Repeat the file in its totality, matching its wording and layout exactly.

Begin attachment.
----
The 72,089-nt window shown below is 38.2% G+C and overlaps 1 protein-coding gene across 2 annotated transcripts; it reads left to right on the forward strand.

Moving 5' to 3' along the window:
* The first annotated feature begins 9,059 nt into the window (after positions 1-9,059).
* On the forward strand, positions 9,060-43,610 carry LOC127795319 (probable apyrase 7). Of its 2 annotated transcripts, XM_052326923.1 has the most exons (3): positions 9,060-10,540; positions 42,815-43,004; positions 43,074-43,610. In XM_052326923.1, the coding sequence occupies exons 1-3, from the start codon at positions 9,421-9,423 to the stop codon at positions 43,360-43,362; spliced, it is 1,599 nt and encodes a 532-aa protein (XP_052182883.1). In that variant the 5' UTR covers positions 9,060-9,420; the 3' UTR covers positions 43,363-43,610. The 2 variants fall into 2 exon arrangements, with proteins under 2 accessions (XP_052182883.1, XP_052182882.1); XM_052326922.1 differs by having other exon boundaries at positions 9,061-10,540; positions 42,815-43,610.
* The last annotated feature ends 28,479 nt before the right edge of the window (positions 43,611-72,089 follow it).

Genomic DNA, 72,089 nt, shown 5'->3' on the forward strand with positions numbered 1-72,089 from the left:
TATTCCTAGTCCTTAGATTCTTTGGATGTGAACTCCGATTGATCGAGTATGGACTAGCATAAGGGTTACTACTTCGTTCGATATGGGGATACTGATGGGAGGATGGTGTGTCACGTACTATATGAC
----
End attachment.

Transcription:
The 72,089-nt window shown below is 38.2% G+C and overlaps 1 protein-coding gene across 2 annotated transcripts; it reads left to right on the forward strand.

Moving 5' to 3' along the window:
* The first annotated feature begins 9,059 nt into the window (after positions 1-9,059).
* On the forward strand, positions 9,060-43,610 carry LOC127795319 (probable apyrase 7). Of its 2 annotated transcripts, XM_052326923.1 has the most exons (3): positions 9,060-10,540; positions 42,815-43,004; positions 43,074-43,610. In XM_052326923.1, the coding sequence occupies exons 1-3, from the start codon at positions 9,421-9,423 to the stop codon at positions 43,360-43,362; spliced, it is 1,599 nt and encodes a 532-aa protein (XP_052182883.1). In that variant the 5' UTR covers positions 9,060-9,420; the 3' UTR covers positions 43,363-43,610. The 2 variants fall into 2 exon arrangements, with proteins under 2 accessions (XP_052182883.1, XP_052182882.1); XM_052326922.1 differs by having other exon boundaries at positions 9,061-10,540; positions 42,815-43,610.
* The last annotated feature ends 28,479 nt before the right edge of the window (positions 43,611-72,089 follow it).

Genomic DNA, 72,089 nt, shown 5'->3' on the forward strand with positions numbered 1-72,089 from the left:
TATTCCTAGTCCTTAGATTCTTTGGATGTGAACTCCGATTGATCGAGTATGGACTAGCATAAGGGTTACTACTTCGTTCGATATGGGGATACTGATGGGAGGATGGTGTGTCACGTACTATATGAC